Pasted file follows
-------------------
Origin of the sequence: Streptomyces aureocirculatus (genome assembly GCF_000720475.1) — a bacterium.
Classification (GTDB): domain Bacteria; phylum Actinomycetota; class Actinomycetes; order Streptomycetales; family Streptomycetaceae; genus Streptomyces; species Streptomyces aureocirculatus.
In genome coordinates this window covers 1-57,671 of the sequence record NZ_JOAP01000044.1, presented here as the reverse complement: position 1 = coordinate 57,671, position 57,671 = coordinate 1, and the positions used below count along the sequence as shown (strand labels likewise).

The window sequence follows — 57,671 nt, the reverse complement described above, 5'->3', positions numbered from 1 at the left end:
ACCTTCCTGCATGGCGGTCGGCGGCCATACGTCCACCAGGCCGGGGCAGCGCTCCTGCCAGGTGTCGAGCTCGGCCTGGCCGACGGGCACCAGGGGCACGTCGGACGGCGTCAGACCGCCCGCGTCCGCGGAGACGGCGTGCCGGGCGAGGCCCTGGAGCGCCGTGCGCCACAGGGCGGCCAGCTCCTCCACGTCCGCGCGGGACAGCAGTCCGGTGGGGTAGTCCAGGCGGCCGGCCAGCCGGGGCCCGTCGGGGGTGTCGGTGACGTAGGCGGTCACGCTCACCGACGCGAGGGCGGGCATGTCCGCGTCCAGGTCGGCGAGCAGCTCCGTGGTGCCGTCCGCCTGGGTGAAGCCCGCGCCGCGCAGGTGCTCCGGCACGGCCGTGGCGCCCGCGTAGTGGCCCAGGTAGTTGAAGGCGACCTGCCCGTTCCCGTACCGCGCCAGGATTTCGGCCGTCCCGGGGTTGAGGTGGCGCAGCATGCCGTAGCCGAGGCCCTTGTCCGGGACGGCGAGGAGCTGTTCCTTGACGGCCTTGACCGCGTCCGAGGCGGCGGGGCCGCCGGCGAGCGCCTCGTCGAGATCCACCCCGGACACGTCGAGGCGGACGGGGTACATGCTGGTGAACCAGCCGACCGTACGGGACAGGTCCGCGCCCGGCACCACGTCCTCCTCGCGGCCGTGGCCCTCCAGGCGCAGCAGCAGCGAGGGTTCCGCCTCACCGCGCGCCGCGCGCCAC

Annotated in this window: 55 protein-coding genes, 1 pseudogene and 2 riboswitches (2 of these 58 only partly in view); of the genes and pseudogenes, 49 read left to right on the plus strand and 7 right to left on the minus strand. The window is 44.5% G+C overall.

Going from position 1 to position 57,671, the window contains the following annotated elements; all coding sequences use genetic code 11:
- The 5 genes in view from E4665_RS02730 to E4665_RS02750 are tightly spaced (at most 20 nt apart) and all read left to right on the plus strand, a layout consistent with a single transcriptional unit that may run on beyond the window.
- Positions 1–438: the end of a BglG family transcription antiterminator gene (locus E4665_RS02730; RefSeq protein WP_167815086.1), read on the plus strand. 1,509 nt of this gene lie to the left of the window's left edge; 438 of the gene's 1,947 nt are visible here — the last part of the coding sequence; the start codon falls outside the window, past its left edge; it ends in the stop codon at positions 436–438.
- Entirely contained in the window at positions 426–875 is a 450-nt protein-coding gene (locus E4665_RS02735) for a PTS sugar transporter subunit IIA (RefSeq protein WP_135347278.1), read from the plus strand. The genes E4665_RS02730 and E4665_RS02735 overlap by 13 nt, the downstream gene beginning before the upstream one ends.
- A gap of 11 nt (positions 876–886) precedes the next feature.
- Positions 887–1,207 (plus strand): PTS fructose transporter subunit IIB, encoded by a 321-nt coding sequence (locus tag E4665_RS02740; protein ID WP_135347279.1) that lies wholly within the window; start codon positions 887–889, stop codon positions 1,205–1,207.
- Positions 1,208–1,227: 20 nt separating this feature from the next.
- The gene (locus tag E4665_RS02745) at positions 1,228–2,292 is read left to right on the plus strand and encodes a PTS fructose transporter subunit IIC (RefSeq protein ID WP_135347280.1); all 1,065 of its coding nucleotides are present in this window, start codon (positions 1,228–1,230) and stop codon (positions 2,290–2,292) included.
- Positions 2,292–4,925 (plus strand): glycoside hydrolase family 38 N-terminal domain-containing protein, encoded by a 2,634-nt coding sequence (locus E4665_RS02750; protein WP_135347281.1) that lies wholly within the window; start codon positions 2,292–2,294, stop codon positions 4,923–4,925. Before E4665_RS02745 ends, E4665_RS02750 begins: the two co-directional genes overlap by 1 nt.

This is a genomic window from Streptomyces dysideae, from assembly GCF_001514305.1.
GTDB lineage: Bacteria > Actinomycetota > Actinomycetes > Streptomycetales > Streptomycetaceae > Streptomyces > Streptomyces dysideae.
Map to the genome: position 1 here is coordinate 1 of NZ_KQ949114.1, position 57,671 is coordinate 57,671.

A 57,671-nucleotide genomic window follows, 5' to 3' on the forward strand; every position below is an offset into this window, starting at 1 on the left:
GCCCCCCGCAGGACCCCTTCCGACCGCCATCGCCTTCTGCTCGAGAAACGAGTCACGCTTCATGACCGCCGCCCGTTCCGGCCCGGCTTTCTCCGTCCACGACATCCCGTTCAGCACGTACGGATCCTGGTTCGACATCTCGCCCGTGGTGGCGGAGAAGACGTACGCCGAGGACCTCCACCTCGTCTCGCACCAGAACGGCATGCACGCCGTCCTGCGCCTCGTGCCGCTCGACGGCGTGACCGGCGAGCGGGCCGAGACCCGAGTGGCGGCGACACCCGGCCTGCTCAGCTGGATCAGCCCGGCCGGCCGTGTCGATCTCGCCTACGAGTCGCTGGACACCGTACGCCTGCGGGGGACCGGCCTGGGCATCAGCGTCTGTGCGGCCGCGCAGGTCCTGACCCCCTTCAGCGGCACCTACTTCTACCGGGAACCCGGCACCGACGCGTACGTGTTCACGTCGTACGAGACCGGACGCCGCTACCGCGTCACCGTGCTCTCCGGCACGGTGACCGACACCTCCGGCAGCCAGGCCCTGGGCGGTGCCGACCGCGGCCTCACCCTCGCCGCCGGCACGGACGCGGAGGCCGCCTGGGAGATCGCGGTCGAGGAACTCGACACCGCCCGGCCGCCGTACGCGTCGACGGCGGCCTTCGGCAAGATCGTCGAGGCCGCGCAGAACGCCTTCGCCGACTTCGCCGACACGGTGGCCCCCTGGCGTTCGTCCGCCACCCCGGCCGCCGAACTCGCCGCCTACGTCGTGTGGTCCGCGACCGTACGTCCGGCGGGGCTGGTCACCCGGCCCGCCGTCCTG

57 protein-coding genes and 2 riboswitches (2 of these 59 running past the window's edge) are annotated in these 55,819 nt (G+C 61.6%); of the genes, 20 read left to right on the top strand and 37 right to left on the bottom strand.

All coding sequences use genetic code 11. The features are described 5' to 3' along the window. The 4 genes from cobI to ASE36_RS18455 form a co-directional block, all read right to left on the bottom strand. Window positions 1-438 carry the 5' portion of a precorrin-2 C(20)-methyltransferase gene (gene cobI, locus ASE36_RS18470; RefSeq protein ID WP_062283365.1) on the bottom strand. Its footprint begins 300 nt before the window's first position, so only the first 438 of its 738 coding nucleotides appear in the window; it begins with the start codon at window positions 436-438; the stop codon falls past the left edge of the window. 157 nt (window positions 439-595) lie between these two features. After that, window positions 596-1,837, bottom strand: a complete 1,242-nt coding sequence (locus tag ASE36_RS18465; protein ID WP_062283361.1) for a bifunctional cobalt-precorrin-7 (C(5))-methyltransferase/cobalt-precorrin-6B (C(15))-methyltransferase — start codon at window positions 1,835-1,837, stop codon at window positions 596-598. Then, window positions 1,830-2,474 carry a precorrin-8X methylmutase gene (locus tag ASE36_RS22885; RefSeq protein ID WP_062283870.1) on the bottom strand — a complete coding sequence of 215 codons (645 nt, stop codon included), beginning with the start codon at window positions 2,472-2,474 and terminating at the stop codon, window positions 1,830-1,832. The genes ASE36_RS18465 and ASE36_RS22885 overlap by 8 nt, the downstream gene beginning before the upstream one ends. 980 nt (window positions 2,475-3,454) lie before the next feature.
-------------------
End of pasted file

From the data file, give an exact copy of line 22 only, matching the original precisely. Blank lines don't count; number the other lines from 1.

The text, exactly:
All coding sequences use genetic code 11. The features are described 5' to 3' along the window. The 4 genes from cobI to ASE36_RS18455 form a co-directional block, all read right to left on the bottom strand. Window positions 1-438 carry the 5' portion of a precorrin-2 C(20)-methyltransferase gene (gene cobI, locus ASE36_RS18470; RefSeq protein ID WP_062283365.1) on the bottom strand. Its footprint begins 300 nt before the window's first position, so only the first 438 of its 738 coding nucleotides appear in the window; it begins with the start codon at window positions 436-438; the stop codon falls past the left edge of the window. 157 nt (window positions 439-595) lie between these two features. After that, window positions 596-1,837, bottom strand: a complete 1,242-nt coding sequence (locus tag ASE36_RS18465; protein ID WP_062283361.1) for a bifunctional cobalt-precorrin-7 (C(5))-methyltransferase/cobalt-precorrin-6B (C(15))-methyltransferase — start codon at window positions 1,835-1,837, stop codon at window positions 596-598. Then, window positions 1,830-2,474 carry a precorrin-8X methylmutase gene (locus tag ASE36_RS22885; RefSeq protein ID WP_062283870.1) on the bottom strand — a complete coding sequence of 215 codons (645 nt, stop codon included), beginning with the start codon at window positions 2,472-2,474 and terminating at the stop codon, window positions 1,830-1,832. The genes ASE36_RS18465 and ASE36_RS22885 overlap by 8 nt, the downstream gene beginning before the upstream one ends. 980 nt (window positions 2,475-3,454) lie before the next feature.